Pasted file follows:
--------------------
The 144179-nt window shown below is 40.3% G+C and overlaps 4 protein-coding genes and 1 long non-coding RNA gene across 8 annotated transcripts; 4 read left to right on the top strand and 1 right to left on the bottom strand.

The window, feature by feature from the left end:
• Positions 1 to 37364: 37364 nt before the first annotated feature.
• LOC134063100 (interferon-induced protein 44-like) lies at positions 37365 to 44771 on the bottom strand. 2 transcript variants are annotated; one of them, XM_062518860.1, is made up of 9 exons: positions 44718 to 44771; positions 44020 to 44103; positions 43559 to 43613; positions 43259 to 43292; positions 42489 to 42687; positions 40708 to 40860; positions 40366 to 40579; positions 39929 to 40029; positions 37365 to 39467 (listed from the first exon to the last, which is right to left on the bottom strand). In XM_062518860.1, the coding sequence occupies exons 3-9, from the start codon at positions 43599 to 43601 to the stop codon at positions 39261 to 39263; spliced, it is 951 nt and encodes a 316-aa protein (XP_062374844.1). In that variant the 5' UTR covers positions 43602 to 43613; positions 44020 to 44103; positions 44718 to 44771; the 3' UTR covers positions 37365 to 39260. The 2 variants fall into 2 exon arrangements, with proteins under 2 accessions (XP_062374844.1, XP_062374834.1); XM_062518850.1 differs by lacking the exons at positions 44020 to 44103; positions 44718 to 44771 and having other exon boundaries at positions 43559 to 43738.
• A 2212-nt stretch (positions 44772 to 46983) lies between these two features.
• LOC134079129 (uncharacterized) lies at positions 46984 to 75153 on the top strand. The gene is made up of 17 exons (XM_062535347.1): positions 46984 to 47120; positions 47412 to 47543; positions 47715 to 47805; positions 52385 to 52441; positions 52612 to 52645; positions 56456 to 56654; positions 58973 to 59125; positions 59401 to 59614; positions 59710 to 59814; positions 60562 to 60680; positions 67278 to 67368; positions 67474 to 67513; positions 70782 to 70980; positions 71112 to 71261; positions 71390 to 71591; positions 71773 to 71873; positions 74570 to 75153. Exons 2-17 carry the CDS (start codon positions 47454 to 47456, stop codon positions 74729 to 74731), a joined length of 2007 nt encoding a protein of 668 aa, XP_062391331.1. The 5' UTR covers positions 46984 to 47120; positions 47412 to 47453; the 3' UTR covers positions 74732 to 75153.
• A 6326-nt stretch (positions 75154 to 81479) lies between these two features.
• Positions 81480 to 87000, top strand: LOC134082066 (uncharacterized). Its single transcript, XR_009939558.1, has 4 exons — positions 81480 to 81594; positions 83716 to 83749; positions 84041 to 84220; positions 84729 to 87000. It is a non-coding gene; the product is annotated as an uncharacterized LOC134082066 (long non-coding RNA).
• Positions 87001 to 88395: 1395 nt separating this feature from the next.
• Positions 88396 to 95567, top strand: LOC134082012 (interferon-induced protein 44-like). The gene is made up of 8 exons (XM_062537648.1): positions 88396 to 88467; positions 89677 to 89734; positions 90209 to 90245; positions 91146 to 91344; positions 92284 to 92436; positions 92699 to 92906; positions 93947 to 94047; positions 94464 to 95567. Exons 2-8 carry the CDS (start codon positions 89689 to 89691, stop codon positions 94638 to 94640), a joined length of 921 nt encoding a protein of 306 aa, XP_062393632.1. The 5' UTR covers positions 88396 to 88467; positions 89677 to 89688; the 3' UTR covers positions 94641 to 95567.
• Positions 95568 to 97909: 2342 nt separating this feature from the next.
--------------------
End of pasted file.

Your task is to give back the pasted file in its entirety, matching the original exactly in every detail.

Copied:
The 144179-nt window shown below is 40.3% G+C and overlaps 4 protein-coding genes and 1 long non-coding RNA gene across 8 annotated transcripts; 4 read left to right on the top strand and 1 right to left on the bottom strand.

The window, feature by feature from the left end:
• Positions 1 to 37364: 37364 nt before the first annotated feature.
• LOC134063100 (interferon-induced protein 44-like) lies at positions 37365 to 44771 on the bottom strand. 2 transcript variants are annotated; one of them, XM_062518860.1, is made up of 9 exons: positions 44718 to 44771; positions 44020 to 44103; positions 43559 to 43613; positions 43259 to 43292; positions 42489 to 42687; positions 40708 to 40860; positions 40366 to 40579; positions 39929 to 40029; positions 37365 to 39467 (listed from the first exon to the last, which is right to left on the bottom strand). In XM_062518860.1, the coding sequence occupies exons 3-9, from the start codon at positions 43599 to 43601 to the stop codon at positions 39261 to 39263; spliced, it is 951 nt and encodes a 316-aa protein (XP_062374844.1). In that variant the 5' UTR covers positions 43602 to 43613; positions 44020 to 44103; positions 44718 to 44771; the 3' UTR covers positions 37365 to 39260. The 2 variants fall into 2 exon arrangements, with proteins under 2 accessions (XP_062374844.1, XP_062374834.1); XM_062518850.1 differs by lacking the exons at positions 44020 to 44103; positions 44718 to 44771 and having other exon boundaries at positions 43559 to 43738.
• A 2212-nt stretch (positions 44772 to 46983) lies between these two features.
• LOC134079129 (uncharacterized) lies at positions 46984 to 75153 on the top strand. The gene is made up of 17 exons (XM_062535347.1): positions 46984 to 47120; positions 47412 to 47543; positions 47715 to 47805; positions 52385 to 52441; positions 52612 to 52645; positions 56456 to 56654; positions 58973 to 59125; positions 59401 to 59614; positions 59710 to 59814; positions 60562 to 60680; positions 67278 to 67368; positions 67474 to 67513; positions 70782 to 70980; positions 71112 to 71261; positions 71390 to 71591; positions 71773 to 71873; positions 74570 to 75153. Exons 2-17 carry the CDS (start codon positions 47454 to 47456, stop codon positions 74729 to 74731), a joined length of 2007 nt encoding a protein of 668 aa, XP_062391331.1. The 5' UTR covers positions 46984 to 47120; positions 47412 to 47453; the 3' UTR covers positions 74732 to 75153.
• A 6326-nt stretch (positions 75154 to 81479) lies between these two features.
• Positions 81480 to 87000, top strand: LOC134082066 (uncharacterized). Its single transcript, XR_009939558.1, has 4 exons — positions 81480 to 81594; positions 83716 to 83749; positions 84041 to 84220; positions 84729 to 87000. It is a non-coding gene; the product is annotated as an uncharacterized LOC134082066 (long non-coding RNA).
• Positions 87001 to 88395: 1395 nt separating this feature from the next.
• Positions 88396 to 95567, top strand: LOC134082012 (interferon-induced protein 44-like). The gene is made up of 8 exons (XM_062537648.1): positions 88396 to 88467; positions 89677 to 89734; positions 90209 to 90245; positions 91146 to 91344; positions 92284 to 92436; positions 92699 to 92906; positions 93947 to 94047; positions 94464 to 95567. Exons 2-8 carry the CDS (start codon positions 89689 to 89691, stop codon positions 94638 to 94640), a joined length of 921 nt encoding a protein of 306 aa, XP_062393632.1. The 5' UTR covers positions 88396 to 88467; positions 89677 to 89688; the 3' UTR covers positions 94641 to 95567.
• Positions 95568 to 97909: 2342 nt separating this feature from the next.